Book Cover: Speech and Power of Expression
Mankind has been given exclusive possession of speech-a weapon so powerful that it is mightier than the sword. The power of speech extends vast distances, far enough to revive a mortified soul yet deadly enough to start a war. In his book Speech and Power of Expression, Gülen argues that speech is the sword of humanity. “Wherever the flag of speech waves, the most powerful armies will be defeated and scattered. In the arenas in which speech shouts out, the sounds of cannon balls will become like the buzzing of bees.”
Speech and Power of Expression is a book about the art of speech, and it comes from the master of this skill. While Fethullah Gülen is known for his authority as a scholar and an activist in promoting education and dialogue, his power of expression and oratory skills as a prolific writer and poet earn him equal renown and surpass his counterparts.
The book opens with a divine notion, presenting readers with the concept that speech was the first drop of ink that flowed from the pen of Divine Power to give life to non-existence. It was speech that was revealed and displayed the mysterious relation between the Creator and the created. Gülen points out that the Holy Qur’an is a sample of speech, written in such an expressive style like no other divine or worldly expression. “The Qur’an does not address solely the minds, hearts, or souls. It treats human beings in the totality of their emotions, physical or spiritual. Its message is brief and concise, but addresses both the inner world and the outer world of the human at the same time.”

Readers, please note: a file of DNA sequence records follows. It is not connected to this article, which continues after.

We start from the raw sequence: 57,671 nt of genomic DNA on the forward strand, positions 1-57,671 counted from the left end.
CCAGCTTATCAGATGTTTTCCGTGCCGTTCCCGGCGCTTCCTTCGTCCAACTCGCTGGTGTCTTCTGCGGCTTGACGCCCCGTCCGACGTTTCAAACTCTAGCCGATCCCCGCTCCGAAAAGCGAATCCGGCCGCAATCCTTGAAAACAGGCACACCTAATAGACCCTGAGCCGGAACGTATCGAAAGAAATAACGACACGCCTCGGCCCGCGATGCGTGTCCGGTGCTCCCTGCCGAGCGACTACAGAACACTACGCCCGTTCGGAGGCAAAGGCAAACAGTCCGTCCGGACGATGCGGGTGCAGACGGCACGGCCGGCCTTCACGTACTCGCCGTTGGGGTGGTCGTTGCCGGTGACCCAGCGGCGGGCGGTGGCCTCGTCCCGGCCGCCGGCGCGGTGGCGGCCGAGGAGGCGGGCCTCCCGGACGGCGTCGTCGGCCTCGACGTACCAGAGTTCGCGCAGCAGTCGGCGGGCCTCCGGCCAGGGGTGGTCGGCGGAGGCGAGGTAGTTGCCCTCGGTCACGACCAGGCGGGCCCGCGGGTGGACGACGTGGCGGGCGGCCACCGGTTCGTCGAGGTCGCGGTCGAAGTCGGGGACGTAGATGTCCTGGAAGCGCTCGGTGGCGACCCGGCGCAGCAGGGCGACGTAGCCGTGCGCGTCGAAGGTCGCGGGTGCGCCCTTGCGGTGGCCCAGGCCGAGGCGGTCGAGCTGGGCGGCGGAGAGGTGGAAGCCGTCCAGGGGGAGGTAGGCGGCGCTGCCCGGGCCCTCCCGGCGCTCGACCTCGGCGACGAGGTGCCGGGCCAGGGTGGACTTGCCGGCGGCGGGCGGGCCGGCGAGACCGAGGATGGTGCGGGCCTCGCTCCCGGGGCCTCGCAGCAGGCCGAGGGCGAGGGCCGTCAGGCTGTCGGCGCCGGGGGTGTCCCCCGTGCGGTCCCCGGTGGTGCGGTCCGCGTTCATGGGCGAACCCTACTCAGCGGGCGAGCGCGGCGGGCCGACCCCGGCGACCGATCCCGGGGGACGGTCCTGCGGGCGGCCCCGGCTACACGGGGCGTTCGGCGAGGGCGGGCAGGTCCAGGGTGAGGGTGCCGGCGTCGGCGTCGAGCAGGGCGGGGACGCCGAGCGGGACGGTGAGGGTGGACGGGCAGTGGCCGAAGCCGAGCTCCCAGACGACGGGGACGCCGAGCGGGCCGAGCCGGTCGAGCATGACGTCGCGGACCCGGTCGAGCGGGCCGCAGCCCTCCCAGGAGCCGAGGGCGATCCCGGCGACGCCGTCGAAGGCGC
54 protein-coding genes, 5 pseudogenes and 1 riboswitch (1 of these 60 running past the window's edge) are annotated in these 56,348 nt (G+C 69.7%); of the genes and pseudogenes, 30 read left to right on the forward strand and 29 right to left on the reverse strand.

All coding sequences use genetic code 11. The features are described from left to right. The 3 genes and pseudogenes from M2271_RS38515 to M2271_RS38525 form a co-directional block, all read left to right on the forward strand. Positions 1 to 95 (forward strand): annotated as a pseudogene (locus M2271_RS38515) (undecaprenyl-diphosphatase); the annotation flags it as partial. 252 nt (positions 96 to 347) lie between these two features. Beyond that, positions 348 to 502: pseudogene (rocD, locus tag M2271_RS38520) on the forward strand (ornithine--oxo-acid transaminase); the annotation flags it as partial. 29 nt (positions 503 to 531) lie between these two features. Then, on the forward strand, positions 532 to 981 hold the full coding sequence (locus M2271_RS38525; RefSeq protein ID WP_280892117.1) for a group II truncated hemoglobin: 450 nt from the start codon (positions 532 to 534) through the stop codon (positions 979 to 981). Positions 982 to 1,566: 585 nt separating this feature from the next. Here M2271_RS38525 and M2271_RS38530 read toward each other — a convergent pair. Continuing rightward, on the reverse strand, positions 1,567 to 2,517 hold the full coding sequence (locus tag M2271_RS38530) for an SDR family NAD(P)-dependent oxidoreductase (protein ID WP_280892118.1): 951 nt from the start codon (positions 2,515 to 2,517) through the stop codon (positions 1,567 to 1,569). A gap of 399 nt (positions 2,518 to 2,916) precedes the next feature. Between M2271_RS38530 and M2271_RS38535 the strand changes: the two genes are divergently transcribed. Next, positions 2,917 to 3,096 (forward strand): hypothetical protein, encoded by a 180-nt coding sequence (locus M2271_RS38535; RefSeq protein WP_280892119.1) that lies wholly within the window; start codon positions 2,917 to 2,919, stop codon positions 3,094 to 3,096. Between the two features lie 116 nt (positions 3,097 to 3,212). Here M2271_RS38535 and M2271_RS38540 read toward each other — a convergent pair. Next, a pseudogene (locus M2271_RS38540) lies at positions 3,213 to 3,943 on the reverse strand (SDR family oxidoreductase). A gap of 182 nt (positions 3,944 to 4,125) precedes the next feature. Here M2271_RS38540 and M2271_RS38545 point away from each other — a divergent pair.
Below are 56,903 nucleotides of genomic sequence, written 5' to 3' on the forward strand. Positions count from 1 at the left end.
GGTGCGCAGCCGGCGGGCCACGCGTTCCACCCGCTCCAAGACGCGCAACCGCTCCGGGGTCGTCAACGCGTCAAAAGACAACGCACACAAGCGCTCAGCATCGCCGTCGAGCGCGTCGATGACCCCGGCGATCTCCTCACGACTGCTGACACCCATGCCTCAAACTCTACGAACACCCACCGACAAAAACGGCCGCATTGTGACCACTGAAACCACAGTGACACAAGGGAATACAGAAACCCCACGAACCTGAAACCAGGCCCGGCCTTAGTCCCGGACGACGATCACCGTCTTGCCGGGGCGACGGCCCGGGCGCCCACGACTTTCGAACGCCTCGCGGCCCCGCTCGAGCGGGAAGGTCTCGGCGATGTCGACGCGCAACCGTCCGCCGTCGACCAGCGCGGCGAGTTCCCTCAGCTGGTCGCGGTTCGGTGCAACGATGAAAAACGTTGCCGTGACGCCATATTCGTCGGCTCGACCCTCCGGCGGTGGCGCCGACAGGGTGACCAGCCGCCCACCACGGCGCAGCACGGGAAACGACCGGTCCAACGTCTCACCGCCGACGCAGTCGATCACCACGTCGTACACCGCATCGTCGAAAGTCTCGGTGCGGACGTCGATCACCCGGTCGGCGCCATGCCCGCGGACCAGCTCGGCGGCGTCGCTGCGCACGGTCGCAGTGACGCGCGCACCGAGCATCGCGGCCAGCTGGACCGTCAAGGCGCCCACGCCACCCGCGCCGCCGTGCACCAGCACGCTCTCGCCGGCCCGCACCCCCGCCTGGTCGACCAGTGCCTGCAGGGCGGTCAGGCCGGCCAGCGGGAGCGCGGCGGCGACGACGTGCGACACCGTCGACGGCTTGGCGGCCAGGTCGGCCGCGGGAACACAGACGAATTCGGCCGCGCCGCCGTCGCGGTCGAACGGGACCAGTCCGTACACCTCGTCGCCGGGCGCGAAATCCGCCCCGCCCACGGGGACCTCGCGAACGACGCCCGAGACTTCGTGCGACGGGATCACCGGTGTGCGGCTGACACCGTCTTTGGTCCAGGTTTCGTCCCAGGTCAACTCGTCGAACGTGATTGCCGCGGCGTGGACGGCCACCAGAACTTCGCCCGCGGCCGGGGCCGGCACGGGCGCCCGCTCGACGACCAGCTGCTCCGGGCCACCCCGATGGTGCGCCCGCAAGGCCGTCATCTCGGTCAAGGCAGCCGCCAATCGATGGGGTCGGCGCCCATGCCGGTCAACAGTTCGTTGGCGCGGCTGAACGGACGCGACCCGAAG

Gülen illustrates the journey of speech in such an impressive manner that it is as if he is gently holding the readers’ hands and taking them on this journey himself. His words are gentle and comforting, almost like a lullaby. “We have all had our eyes opened to this world with speech and have grown up on the lullabies of speech, and we have headed toward where we are with the magic of speech. Henceforth, we will breathe and live again with speech if we are to live, and we will die with a lack of speech and knowledge if we are to die. Speech is the resuscitating breath for living corpses and the water of life for those who want to live forever.”
Obvious to readers familiar with his works, Gülen gives a systematic and thorough overview of language and portrays the power of such a medium. What is most impressive about this book is Gülen’s personal use of eloquent language to explain the concept of eloquent language. Gülen shows how beautiful language can be written through his own writing style, word choice, and stylistic techniques. His use of descriptive words, visual imagery, metaphors, and allusions makes Gülen’s literary technique in writing this book is as impressive as the content and ideas he expresses.